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10, 1946.
Filed Jan. 19, 1942
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Rudolph E. Larsen, San Francisco, Calif., as- '
signor-to Fred Bresee, Jr., doing business as
» "Balab,” Hillsborough, Calif.
Application January 19,1942. smal No. 427,305
EClaims. (Cl. -127-50)
This invention relates generally- to, composi
tions and processes for eliminating foam and for
suppressing. its formation inthe sugar industry. A
In various sugar manufacturing processes, the
foaming of liquors undergoing treatment tends
to interfere with eñicient operation, 'and in 'gen
eral it is distinctly detrimental. It has been- found
that foaming can be eliminated to some extent
unsaturated hydrocarbon, and particularly one
obtained from a naphthenic, asphaltum or
-paraiîine base, or combinations Yof the same.
Commercial products of this character are available on the market, and are known by various
names including “unsaturated extract oil” and
“lube oil extract.”
Saturated hydrocarbon
such as “white oil” can be mixed with the fatty
acid and used with some eiïectiveness, but not
by the use of vegetable oils, such as cocoanut oil,
which is added to the liquors `in small quantities 10 with the effectiveness of unsaturated hydro
at various points in_the process. Such oils are
>In general, various proportions can be used, _
not as effective as desired,»and they do not have
and I have secured good results by using from
a sustained suppressing action. -- In> addition, such
30 to 40% by weight of the commercial »fatty
oils are relatively expensive, particularly when
_used in sumcient amounts to control foam forma- ` 15 acid product, together with from 'l0 to 60% of
, vthe unsaturated hydrocarbon product. The two
tion to a substantial degree.
materials are freely miscible.' although they do
It is an object ofthe vpresent „invention to pro
not appear to enter into chemical reaction.
vide a composition which will effectively eliminate
4In using the composition described above. small
or kill foam in liquors undergoing treatment in
sugar manufacturing processes, and which will 20 quantities are continuously added to the liquors
undergoing treatment at various points in the
also have a sustained action in suppressing forma
sugar manufacturing process. The points at
tion of foam. '
which the composition is introduced will depend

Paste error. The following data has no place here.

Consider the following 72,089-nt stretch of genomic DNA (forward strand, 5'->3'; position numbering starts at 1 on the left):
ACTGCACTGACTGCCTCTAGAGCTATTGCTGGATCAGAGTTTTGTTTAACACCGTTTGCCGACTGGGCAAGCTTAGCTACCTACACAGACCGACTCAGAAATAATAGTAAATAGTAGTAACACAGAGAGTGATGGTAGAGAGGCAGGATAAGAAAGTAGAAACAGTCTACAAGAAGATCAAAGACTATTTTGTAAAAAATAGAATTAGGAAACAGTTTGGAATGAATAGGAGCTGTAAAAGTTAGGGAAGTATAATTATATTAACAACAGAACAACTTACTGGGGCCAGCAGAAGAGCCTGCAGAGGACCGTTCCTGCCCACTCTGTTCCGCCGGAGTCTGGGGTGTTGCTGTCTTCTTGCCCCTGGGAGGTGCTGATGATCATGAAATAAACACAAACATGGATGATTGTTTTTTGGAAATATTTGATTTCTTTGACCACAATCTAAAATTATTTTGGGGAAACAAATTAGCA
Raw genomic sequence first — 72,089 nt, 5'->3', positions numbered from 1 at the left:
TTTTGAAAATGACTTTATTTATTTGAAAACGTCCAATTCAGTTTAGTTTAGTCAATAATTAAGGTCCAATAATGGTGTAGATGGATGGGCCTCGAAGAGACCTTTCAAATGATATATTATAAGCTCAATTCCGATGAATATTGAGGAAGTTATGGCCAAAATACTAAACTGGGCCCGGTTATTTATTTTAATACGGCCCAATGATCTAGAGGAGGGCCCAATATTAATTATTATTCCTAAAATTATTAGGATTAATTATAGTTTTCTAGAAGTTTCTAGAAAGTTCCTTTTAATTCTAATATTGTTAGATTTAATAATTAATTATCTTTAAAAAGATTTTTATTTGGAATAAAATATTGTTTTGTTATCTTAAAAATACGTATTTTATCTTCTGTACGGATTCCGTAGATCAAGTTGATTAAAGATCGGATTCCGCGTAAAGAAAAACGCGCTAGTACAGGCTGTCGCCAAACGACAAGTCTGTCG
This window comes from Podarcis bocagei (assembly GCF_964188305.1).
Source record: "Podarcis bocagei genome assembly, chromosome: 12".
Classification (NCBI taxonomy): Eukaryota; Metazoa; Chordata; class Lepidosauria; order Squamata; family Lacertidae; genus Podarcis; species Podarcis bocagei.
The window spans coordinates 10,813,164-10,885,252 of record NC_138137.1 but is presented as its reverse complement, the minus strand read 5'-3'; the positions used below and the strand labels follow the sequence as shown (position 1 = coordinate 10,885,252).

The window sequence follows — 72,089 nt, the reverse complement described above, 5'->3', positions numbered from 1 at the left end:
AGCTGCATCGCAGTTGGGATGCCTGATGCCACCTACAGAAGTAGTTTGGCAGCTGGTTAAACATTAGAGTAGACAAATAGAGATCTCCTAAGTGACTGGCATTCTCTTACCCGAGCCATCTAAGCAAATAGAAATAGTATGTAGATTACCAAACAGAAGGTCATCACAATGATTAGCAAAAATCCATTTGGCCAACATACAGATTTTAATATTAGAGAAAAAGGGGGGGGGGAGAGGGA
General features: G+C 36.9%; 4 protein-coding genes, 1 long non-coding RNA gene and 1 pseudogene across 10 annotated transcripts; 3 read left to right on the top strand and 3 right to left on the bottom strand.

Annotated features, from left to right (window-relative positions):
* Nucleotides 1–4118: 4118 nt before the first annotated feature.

lAnother object of the invention is to provide
upon the particular plant process employed. One
a defoaming process which can be used in the
' presence of lime, without giving an undesirable '.25 operation to which the composition can be ap
plied to advantage, and which is utilized in all.
soep reaction or saponiiication.
modern sugar plants, is the liming and carbonat
A further object of the invention is to provide
ing of the sugar j_uice preparatory to filtering the
a defoaming composition and method which can
material. Relatively small amounts of the com- _ ‘
be used to advantage in sugar-containing liquors
position introduced at this point suffice to elimi
being subjected to vacuum evaporation.
nate or hill foam and to suppress foam formation
Further objects. of the. invention will appear
during the subsequent filtering operation. Sul
from the following description in which the preȊ
furizing operations such as are4 employed for de
ferred embodiment has been set forth in'detail
colorizing sugar Juice or sirup are also subject to
in conjunction with the flow sheet.
My defoaming composition consists~of a fatty 35 foaming. Here again the _composition can be used
_to advantage to eliminate foam difficulties during
acid together with a hydrocarbon. The fatty acid
such treatment and during subsequent clarifica
is preferably of vegetable origin, as for example
tion by filtration. Small additions of the com
one obtained from soy bean, cocoanut, or corn
position can also be made immediately before and
oil. Such fatty acids are produced as by-products
during concentration by vacuum evaporation.
in the refining of 'vegetable oils. For example, in
For example, small amounts can be continuously
the re?iningof such oils to free them of their
added to the juice entering the ñrst effect of the
fatty acid content, it is customary to react the
evaporating equipment, and to sirup entering the
fatty acid content with sodium hydroxide, and to
subsequent effects, ~or occasionally added as
separate out the precipitate which is termed
"fatty oil foots ” 'I'he soap content of the “foots” .45 needed. It has been observed that when my
composition is added in this fashion, it not only
is then broken down by reaction with sulfuric
tends to prevent and suppress foam formation,
acid, after which the resulting fatty acid is washed
but in addition it serves to minimize formation of
to free it’of any remaining mineral acid content.
troublesome scale upon the evaporating tubes.
rThe commercial by-product obtained in this
fashion contains from 50 to 60% free fatty acid, ' In this connection it should be noted that com
positions Whichhave been used in the past, such
and is free of glycerin. Usable fatty acids can
as cocoanut oil, do not tend to lessen scale forma
also be obtained as by-»products in the hydrogena
tion in the evaporator, and in fact seem to aus*
“ tion »process for the reñning of vegetable oils, or
ment troublesome accumulation of solids upon
by fat splitting reactions.
in conjunction with the fatty acid I employ an 55 the evaporator tubes by ,formation of calcium
soaps. Such calcium soaps are not formed when
my composition is employed.
In the above ñow sheet a total consumption oi’
6.9 gallons of my composition was employed each
twenty-four hours, where 800,000 pounds of sugar
Foaming can be ,
prevented in the vacuum pans Where the sirup is
further concentrated by using the composition as